Yes, those are the words of St. Paul. The Jewish faith establishment was riding on the enormous credibility of the Hebrew Scriptures; on top of that, most of the members of the emerging Christian Church were Jews. Yet as they came to new realizations about the nature of God, they realized that the primitive morality of slavery had to go into the dustbin or history. No longer would the strong dominate the weak; Christians were told to abase themselves, to be humble, to give to the support of the poor, and to consider everyone equal before God. This is the basic reason why Christians consider that the morality espoused in the Old Testament, with all its laws and penalties, has been superseded by the Christian ethic: our God is the God of love and compassion, not crime and punishment.
This is just a short step from considering everyone equal before the law, as our Constitution places Americans. But as this pattern emerges more clearly in my mind, I see where some people who call themselves Christians do not consider that everyone is equal in reality, either spiritually or legally. Some Christians hold themselves above those of other faiths and lifestyles. Some Christians do not believe that those from oppressed minorities ought to be liberated. Just as the United States is going to have to make a decision about participating in World Cup games if they are held in a slave nation, we in the Christian faith have to decide if we are superior to some other Christians of whom we disapprove (for whatever reason).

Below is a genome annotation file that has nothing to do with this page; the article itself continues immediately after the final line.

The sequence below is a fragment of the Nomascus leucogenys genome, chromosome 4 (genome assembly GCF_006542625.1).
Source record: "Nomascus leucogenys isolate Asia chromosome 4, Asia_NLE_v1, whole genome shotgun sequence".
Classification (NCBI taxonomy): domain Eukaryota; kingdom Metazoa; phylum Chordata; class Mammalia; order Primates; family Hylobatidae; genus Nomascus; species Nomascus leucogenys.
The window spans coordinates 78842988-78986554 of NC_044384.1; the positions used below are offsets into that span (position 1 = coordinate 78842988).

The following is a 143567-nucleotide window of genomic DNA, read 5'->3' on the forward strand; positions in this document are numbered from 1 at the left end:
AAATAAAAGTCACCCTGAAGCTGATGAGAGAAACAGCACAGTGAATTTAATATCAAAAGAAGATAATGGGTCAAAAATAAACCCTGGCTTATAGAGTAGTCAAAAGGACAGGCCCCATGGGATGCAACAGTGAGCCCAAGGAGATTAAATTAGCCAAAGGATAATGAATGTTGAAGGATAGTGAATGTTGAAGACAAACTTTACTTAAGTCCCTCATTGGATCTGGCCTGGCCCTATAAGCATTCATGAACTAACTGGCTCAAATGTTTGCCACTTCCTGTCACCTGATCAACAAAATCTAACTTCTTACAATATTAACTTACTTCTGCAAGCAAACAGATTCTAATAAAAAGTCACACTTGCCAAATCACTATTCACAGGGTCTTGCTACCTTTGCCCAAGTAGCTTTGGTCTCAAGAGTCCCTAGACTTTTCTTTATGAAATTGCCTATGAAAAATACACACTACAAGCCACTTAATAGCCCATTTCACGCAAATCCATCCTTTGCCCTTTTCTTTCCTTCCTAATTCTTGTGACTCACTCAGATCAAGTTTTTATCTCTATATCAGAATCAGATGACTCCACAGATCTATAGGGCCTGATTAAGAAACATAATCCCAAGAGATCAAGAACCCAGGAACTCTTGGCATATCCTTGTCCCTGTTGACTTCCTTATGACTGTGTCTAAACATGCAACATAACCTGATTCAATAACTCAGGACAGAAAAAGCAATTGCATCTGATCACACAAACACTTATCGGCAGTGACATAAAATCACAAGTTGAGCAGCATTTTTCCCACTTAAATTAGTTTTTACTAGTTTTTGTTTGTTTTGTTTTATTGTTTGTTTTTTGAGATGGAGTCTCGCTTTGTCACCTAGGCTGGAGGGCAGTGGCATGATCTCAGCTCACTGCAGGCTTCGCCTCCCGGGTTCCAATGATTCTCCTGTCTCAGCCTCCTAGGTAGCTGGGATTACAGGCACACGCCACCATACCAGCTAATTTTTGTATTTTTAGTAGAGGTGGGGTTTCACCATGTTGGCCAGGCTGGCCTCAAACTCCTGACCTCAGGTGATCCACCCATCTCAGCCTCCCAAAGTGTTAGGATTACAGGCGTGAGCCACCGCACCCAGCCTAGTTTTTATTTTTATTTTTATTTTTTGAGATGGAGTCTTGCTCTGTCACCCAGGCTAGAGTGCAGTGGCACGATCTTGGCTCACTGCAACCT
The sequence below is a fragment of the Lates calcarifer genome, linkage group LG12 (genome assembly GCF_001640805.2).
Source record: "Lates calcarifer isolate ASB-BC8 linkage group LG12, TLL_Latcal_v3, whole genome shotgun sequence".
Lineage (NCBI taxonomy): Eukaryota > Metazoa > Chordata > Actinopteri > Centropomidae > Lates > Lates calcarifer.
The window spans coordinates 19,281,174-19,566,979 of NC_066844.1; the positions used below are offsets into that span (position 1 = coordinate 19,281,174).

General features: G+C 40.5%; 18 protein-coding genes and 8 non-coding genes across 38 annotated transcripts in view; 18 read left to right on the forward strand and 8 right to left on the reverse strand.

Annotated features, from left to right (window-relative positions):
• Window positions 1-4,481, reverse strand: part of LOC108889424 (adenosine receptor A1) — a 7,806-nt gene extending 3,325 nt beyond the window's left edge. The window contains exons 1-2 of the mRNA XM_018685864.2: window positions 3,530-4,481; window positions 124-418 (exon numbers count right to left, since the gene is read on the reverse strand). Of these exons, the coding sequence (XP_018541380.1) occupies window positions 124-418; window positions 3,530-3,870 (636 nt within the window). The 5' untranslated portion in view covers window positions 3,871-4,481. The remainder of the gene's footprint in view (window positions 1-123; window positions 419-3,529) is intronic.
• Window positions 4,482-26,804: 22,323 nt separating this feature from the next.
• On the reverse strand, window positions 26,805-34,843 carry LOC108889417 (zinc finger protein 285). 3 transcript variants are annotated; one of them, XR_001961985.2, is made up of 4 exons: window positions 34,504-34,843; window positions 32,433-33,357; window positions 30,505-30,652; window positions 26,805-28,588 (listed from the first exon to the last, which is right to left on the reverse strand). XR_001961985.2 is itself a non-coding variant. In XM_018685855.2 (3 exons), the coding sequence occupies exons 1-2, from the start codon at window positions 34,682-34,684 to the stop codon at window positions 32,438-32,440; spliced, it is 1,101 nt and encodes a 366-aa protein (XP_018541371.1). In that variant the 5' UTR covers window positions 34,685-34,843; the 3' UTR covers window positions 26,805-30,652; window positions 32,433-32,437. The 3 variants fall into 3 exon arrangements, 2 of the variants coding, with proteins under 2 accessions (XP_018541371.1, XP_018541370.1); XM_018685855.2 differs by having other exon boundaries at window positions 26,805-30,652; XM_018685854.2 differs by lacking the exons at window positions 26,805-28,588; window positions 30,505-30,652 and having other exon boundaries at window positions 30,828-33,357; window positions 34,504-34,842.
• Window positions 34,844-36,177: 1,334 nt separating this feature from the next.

If we do come to that dangerous conclusion, we have been warned by Jesus himself:
"To some who were confident of their own righteousness and looked down on everyone else, Jesus told this parable: two men went up to the temple to pray, one a Pharisee and the other a tax collector. The Pharisee stood by himself and prayed: ‘God, I thank you that I am not like other people: robbers, evildoers, adulterers, or even like this tax collector. I fast twice a week and give a tenth of all I get.’
“But the tax collector stood at a distance. He would not even look up to heaven, but beat his breast and said, ‘God, have mercy on me, a sinner.’
“I tell you that this man, rather than the other, went home justified before God. For all those who exalt themselves will be humbled, and those who humble themselves will be exalted.” [Luke 18: 9-14]
As I say above, we have been warned. Franklin Graham and Bryan Fischer have been warned. The un-Christian evangelical Teabaggers have been warned. Who is going to take this seriously enough to put a stop to the abuse of the poor and disenfranchised in this supposedly-great United States of America? Or are we going to be like the Olympic judges, creating spectacle while doing or saying anything to profit ourselves?
And what was that other thing Jesus said? Oh, right:
"Then Jesus said to his disciples, 'Whoever wants to be my disciple must deny themselves and take up their cross and follow me. For whoever wants to save their life will lose it, but whoever loses their life for me will find it. What good will it be for someone to gain the whole world, yet forfeit their soul? Or what can anyone give in exchange for their soul? For the Son of Man is going to come in his Father’s glory with his angels, and then he will reward each person according to what they have done.'" [Matthew 16: 24-27]
Do you take this seriously? Does the Republican Party take it seriously, for all their pious prattle? Do not worry about whatever reward anyone else has earned; worry about living the kind of life that Jesus is talking about, and you will know what to do or not do (and what you'd better not do).